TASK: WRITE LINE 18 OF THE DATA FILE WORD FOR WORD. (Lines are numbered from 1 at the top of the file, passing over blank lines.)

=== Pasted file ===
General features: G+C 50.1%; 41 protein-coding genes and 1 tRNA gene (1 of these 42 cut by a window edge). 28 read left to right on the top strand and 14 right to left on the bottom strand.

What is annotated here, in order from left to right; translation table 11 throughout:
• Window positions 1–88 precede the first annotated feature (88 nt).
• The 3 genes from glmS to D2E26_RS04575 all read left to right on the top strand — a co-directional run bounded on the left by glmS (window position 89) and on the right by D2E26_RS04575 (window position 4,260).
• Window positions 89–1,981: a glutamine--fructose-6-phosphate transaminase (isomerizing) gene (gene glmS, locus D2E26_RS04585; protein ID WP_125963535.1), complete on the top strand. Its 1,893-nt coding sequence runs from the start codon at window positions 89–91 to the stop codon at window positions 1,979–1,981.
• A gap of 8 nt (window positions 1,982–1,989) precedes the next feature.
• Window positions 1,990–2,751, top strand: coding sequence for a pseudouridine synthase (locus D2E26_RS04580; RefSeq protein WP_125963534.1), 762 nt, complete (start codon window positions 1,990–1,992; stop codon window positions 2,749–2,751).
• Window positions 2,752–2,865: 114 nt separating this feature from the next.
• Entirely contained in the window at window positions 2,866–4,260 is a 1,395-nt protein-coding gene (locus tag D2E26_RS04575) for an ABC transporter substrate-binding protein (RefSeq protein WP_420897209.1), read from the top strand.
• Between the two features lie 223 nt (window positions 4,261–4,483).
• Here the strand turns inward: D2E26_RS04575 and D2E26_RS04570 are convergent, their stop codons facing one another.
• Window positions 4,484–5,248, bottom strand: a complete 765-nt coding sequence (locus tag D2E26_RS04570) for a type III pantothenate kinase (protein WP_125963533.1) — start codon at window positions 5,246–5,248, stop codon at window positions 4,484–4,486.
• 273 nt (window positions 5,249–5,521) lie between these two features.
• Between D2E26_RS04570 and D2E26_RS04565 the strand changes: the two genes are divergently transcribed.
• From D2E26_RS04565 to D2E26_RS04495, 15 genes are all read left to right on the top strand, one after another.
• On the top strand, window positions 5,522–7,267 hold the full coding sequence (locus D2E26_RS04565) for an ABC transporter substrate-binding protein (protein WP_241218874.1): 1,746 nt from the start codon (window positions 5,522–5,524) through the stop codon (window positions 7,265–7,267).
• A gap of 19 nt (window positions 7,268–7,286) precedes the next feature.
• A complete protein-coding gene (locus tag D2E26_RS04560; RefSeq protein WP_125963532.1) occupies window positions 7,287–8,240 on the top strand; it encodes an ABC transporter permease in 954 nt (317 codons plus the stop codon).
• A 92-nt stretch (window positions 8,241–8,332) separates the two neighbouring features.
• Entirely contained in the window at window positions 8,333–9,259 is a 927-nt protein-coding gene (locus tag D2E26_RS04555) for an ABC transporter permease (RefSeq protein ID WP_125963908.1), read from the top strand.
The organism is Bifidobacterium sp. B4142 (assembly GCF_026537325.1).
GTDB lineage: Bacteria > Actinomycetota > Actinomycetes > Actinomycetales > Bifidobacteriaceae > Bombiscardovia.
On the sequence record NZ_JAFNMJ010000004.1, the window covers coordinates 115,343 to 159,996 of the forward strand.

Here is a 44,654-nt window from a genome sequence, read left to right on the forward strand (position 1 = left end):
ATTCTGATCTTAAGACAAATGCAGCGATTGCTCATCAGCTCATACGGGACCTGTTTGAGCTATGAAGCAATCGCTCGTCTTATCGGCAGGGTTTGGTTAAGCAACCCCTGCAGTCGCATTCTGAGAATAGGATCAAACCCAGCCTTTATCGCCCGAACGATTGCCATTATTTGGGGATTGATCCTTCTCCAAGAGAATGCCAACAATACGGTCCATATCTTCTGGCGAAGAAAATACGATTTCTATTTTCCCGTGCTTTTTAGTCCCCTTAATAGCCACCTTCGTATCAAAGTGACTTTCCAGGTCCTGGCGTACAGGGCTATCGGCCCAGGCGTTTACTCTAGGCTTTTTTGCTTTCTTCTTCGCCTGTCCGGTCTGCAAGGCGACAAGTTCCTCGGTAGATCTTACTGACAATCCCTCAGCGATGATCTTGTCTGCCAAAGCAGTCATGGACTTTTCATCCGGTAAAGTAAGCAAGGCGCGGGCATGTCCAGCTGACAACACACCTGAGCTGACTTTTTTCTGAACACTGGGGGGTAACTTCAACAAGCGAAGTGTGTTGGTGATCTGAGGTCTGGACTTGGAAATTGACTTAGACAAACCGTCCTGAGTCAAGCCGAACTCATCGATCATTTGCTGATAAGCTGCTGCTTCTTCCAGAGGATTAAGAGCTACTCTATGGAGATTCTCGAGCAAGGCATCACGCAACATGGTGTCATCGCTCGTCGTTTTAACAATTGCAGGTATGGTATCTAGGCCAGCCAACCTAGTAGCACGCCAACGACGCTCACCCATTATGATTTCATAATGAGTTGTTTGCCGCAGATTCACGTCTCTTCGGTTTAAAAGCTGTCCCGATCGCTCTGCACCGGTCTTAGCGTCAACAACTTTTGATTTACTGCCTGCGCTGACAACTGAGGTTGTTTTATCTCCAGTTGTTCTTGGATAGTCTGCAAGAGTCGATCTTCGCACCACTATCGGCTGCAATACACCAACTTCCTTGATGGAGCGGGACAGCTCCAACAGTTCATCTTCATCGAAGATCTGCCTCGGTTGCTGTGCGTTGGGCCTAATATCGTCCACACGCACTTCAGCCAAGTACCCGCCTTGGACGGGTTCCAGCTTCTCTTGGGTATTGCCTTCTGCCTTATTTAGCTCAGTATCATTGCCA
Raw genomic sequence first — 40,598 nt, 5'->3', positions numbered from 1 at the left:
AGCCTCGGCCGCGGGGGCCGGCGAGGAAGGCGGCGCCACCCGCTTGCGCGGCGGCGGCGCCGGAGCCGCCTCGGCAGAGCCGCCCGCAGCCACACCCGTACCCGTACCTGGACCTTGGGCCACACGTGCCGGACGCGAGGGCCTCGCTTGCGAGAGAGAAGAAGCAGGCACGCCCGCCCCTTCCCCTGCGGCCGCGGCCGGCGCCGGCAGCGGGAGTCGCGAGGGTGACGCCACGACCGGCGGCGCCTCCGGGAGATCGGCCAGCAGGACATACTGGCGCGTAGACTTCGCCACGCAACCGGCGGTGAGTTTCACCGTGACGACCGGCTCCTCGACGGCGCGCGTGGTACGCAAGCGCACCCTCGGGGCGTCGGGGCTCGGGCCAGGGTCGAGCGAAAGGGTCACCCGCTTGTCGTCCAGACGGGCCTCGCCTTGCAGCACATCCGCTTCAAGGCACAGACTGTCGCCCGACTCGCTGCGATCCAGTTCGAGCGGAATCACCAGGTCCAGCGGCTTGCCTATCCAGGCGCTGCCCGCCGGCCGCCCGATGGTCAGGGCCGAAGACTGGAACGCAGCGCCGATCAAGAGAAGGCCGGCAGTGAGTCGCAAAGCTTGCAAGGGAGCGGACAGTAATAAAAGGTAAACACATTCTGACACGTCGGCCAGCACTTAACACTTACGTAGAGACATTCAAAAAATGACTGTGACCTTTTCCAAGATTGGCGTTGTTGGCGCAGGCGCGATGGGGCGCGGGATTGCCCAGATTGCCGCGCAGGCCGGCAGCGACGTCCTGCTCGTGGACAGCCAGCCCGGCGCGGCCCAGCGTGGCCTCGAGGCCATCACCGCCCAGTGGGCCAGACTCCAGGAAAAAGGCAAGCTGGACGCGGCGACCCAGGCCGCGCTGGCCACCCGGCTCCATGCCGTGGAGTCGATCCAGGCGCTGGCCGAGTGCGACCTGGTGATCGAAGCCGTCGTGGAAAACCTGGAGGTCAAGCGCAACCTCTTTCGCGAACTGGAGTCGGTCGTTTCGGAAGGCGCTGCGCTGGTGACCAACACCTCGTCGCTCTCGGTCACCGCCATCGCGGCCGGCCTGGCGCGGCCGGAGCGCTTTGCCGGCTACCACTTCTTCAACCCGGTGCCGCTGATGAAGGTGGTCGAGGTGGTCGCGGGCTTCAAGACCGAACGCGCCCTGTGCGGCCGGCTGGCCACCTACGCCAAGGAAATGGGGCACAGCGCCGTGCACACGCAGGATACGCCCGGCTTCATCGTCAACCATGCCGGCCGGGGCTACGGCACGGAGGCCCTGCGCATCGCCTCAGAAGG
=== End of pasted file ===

• A complete protein-coding gene (locus tag D2E26_RS04560; RefSeq protein WP_125963532.1) occupies window positions 7,287–8,240 on the top strand; it encodes an ABC transporter permease in 954 nt (317 codons plus the stop codon).